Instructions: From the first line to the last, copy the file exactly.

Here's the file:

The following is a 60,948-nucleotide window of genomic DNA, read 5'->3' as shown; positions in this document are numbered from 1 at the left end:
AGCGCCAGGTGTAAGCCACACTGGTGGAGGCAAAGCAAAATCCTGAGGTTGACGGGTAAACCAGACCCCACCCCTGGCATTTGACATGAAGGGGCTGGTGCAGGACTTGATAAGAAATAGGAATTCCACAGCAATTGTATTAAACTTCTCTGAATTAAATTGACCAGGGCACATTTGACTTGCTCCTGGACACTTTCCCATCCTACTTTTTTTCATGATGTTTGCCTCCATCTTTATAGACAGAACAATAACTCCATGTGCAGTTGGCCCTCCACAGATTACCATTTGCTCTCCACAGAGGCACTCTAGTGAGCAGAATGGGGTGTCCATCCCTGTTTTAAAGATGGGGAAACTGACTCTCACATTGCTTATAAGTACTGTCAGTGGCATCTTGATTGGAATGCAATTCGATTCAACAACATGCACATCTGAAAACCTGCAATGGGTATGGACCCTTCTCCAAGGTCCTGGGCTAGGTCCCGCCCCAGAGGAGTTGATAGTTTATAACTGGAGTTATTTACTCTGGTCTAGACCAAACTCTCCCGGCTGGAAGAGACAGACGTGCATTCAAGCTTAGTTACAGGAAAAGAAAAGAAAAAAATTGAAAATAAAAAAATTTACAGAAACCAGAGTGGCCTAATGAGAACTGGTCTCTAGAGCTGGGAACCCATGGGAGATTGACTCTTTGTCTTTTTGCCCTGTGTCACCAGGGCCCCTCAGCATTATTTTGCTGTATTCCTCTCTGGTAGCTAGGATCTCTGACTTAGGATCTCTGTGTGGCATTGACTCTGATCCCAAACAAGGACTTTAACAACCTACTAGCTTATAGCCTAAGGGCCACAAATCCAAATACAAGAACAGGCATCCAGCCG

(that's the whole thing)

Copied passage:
The following is a 60,948-nucleotide window of genomic DNA, read 5'->3' as shown; positions in this document are numbered from 1 at the left end:
AGCGCCAGGTGTAAGCCACACTGGTGGAGGCAAAGCAAAATCCTGAGGTTGACGGGTAAACCAGACCCCACCCCTGGCATTTGACATGAAGGGGCTGGTGCAGGACTTGATAAGAAATAGGAATTCCACAGCAATTGTATTAAACTTCTCTGAATTAAATTGACCAGGGCACATTTGACTTGCTCCTGGACACTTTCCCATCCTACTTTTTTTCATGATGTTTGCCTCCATCTTTATAGACAGAACAATAACTCCATGTGCAGTTGGCCCTCCACAGATTACCATTTGCTCTCCACAGAGGCACTCTAGTGAGCAGAATGGGGTGTCCATCCCTGTTTTAAAGATGGGGAAACTGACTCTCACATTGCTTATAAGTACTGTCAGTGGCATCTTGATTGGAATGCAATTCGATTCAACAACATGCACATCTGAAAACCTGCAATGGGTATGGACCCTTCTCCAAGGTCCTGGGCTAGGTCCCGCCCCAGAGGAGTTGATAGTTTATAACTGGAGTTATTTACTCTGGTCTAGACCAAACTCTCCCGGCTGGAAGAGACAGACGTGCATTCAAGCTTAGTTACAGGAAAAGAAAAGAAAAAAATTGAAAATAAAAAAATTTACAGAAACCAGAGTGGCCTAATGAGAACTGGTCTCTAGAGCTGGGAACCCATGGGAGATTGACTCTTTGTCTTTTTGCCCTGTGTCACCAGGGCCCCTCAGCATTATTTTGCTGTATTCCTCTCTGGTAGCTAGGATCTCTGACTTAGGATCTCTGTGTGGCATTGACTCTGATCCCAAACAAGGACTTTAACAACCTACTAGCTTATAGCCTAAGGGCCACAAATCCAAATACAAGAACAGGCATCCAGCCG